Endoscopic adenoidectomy: a systematic analysis of outcomes and complications in 1006 patients
Adenoid hypertrophy (AH) is an extremely common condition in the pediatric population, relating to different pathological scenarios. Failure in responding to medical therapy in these scenarios often leads to adenoidectomy. While traditional adenoidectomy is indeed a relatively “blind” procedure, endoscopic procedures allow more radical resections, bleeding monitoring and complete Eustachian tubes sparing, making adenoidectomy a safer, more manageable and functional procedure. Though literature widely describes endoscopic adenoidectomy, only small case series are available and the procedure itself has never really taken a hold in otolaryngology practice. Aim of this article is to report data on endoscopic adenoidectomy in a wide single center patient population.
We retrospectively evaluated the medical records of 1006 children who underwent endoscopic adenoidectomy with or without tonsillectomy (respectively 493 and 513 patients). Data concerning surgical time, blood loss, hospital stay, short and long-term complications, recurrences and post-operative pain were collected.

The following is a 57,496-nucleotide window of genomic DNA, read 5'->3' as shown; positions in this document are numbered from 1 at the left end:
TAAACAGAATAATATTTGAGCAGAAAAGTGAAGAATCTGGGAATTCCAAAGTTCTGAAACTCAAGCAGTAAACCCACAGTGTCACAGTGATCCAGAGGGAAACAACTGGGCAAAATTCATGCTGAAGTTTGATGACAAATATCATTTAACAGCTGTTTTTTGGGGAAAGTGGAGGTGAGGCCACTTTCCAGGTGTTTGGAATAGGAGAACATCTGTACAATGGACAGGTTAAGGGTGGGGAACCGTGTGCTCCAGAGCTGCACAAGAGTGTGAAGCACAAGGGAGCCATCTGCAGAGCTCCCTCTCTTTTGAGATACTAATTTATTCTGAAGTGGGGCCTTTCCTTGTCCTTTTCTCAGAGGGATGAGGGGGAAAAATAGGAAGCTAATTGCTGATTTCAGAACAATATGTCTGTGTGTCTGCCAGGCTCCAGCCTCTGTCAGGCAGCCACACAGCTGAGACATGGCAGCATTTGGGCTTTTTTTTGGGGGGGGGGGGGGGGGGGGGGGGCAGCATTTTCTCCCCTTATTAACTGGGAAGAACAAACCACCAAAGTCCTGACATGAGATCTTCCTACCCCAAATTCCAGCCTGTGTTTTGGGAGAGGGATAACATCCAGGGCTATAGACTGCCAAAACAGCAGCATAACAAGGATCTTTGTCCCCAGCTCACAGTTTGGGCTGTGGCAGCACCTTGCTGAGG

Our data analysis showed that the endoscopic approach requires a longer surgical time, but it determines less intraoperative blood loss, a lower complication rate and less treatment failures when compared to large contemporary case series of either traditional or power-assisted approaches. The overall better outcomes are more noticeable when comparing our data with classic technique case series than with power-assisted case series.
Endoscopic adenoidectomy should therefore be regarded as a solid technique, which, in expert hands, lowers complication and recurrence rates at the expense of a slightly increased surgical time.